In addition U.S. Pat. No. 4,034,873 of Haring describes a sling apparatus with manually installable wheel cradle scoops, U.S. Pat. No. 3,667,630 of Scott discloses a vehicle tow assembly with lockable wheel engaging members, U.S. Pat. No. 3,719,294 of Aquilla describes a vehicle tow assembly, U.S. Pat. No. 4,149,643 of Skala describes a truck tow lift which engages the truck frame, U.S. Pat. No. 5,607,279 of Hill describes a flat bed tow truck with a hoist mechanism and U.S. Pat. No. 4,815,915 of Crupi describes an auxiliary tow for a truck which tows a vehicle by engaging its frame.
Moreover, U.S. Patent Nos. 3,434,607 and 3,434,608 of Nelson describe stationary wheel lift assemblies. However the prior art does not describe a wheel lift device having a pair of hydraulically rotatable swivel arm scoops which support the wheels of a disabled vehicle, wherein the swivel arm scoops are also laterally movable parallel to the axis of a cross beam extending transverse to the longitudinal axis of the tow truck itself.
None of the patents cited above have cross bar slider arms that automatically move laterally perpendicular to the axis of the support beam extending out from the back of the truck at the same time that tapered wheel lifting claws are hydraulically activated.
It is an object of the present invention to provide a wheel lift tow device with a centrally located extendable support beam having a telescoping cross beam pivotably attached to it, so that it can conveniently tow disabled cars.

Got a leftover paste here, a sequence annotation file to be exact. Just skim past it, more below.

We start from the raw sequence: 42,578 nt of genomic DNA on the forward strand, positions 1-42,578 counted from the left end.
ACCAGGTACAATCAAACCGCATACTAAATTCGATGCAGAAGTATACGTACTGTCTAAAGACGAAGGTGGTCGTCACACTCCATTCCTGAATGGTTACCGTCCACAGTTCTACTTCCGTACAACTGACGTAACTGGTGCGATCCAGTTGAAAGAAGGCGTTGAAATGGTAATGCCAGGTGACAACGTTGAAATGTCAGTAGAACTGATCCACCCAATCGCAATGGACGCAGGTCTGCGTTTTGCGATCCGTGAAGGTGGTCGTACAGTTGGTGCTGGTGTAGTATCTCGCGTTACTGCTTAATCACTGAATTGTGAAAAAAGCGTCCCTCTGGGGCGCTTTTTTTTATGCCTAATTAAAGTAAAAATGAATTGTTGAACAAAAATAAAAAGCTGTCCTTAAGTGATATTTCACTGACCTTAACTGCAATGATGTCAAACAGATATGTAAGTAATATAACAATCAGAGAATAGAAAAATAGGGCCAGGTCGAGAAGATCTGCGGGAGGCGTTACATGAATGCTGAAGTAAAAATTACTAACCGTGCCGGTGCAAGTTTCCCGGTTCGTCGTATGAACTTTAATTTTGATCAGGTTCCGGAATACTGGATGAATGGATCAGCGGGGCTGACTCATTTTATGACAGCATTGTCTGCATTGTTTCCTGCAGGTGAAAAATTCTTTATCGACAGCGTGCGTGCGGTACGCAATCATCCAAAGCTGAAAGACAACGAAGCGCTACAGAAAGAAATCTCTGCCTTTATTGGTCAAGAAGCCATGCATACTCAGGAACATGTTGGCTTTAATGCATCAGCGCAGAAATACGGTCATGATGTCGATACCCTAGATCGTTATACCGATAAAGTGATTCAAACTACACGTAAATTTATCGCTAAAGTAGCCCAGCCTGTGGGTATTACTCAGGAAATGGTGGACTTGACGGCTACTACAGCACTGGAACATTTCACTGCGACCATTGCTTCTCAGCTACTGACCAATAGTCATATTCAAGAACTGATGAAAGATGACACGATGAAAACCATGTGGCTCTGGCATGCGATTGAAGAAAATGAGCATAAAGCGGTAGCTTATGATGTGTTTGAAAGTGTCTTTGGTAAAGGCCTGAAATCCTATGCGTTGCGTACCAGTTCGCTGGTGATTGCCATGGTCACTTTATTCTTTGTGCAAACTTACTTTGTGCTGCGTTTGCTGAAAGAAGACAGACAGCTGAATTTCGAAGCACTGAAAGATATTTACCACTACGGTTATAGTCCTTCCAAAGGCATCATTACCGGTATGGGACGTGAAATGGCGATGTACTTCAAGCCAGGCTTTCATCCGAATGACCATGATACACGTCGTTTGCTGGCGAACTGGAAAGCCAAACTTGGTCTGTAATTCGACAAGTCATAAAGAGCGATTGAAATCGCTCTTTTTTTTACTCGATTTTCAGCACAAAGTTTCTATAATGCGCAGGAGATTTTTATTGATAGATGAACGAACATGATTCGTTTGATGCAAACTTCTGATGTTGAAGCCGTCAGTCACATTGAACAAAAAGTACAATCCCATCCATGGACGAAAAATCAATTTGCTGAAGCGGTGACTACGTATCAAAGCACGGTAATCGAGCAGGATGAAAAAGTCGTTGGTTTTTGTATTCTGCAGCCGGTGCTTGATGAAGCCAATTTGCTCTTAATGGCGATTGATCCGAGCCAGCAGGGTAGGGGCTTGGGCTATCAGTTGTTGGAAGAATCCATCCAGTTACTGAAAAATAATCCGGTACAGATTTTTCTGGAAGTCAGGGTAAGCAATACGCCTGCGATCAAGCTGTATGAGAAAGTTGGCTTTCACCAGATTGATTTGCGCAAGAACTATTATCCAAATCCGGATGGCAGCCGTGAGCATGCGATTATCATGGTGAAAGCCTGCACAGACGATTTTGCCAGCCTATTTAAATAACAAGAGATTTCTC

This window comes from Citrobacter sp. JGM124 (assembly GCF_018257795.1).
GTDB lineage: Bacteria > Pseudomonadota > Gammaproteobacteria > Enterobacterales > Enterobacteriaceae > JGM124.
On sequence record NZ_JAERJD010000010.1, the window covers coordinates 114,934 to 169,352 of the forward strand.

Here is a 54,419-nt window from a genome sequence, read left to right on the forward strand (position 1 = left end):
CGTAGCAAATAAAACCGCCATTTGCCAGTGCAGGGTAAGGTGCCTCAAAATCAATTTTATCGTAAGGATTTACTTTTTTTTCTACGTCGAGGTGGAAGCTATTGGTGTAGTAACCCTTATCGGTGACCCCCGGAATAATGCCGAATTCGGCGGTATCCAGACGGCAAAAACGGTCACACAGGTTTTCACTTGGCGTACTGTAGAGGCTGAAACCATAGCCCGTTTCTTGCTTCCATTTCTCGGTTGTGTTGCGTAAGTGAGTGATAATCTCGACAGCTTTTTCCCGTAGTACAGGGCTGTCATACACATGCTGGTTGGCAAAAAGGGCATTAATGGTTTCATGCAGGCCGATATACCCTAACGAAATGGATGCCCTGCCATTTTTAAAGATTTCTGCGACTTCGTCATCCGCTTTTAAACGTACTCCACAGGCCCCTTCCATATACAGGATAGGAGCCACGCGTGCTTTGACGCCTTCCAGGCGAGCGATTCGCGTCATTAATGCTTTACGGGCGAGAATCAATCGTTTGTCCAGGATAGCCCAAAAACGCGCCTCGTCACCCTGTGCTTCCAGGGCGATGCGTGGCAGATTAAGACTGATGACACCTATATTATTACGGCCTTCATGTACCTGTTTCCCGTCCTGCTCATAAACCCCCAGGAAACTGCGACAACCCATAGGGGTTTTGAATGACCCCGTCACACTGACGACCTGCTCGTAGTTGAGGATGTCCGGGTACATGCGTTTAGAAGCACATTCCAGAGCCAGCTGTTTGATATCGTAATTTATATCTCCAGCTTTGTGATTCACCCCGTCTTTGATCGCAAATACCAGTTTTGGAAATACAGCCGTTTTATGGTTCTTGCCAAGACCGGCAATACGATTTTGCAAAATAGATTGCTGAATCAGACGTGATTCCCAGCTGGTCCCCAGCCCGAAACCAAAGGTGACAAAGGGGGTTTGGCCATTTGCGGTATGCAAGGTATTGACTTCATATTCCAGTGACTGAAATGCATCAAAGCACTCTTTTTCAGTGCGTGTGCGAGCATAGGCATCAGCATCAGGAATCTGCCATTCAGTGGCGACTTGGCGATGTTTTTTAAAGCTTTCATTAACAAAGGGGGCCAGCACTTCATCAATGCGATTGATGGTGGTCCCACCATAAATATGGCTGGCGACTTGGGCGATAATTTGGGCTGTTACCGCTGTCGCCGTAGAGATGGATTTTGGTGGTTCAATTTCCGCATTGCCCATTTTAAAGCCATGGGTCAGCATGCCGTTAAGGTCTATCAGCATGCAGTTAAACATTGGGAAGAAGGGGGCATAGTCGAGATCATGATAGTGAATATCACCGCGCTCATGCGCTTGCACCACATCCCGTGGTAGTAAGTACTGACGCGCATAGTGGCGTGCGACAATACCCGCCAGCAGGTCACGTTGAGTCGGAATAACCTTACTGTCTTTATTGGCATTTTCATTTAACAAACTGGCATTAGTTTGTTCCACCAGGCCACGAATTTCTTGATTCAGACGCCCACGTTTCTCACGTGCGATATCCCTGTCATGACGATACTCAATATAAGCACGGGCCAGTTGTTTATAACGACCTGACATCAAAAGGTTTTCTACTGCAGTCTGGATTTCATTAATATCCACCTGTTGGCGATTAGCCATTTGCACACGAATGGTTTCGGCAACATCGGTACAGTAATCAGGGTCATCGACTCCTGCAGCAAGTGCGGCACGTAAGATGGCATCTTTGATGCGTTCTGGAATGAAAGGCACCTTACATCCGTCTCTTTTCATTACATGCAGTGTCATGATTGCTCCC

It is another object to provide a wheel lift tow device with lateral movement for a pair of swivel arm scoops, or claws, which cradle and lift a pair of wheels of the disabled vehicle.
It is another object to provide a wheel lift tow device which supports the lateral forces of the wheel while in the cradled position and distributes the weight therefrom.
It is another object to provide a wheel lift tow device that has automatic laterally movable cross bar slider arms that can engage a tire sidewall and automatically stop, thus allowing the second cross bar slider arm to extend further and seek out the remaining tire of a non-centered disabled vehicle.
It is yet another object to provide a wheel lift tow device which prevents damage to the oil pan of the disabled vehicle and to the wheel lift device itself.
It is yet another object to provide a wheel lift tow device which accommodates vehicles with various sized wheels and wheelbases, without utilizing portable adapters.
It is yet another object to insure that the swivel arm claw of the wheel lift tow device stays in place while towing a disabled vehicle.
It is yet another object to provide a wheel lift tow device, which accommodates smooth movement in its longitudinal movement away from a tow truck body.
It is yet another object to provide a wheel lift tow device, which enables a tow truck to alternatively use a conventional tow bar with sling and toggle for heavier disabled vehicles when use of a wheel lift is contraindicated.
It is yet a further object to improve over the disadvantages of the prior art.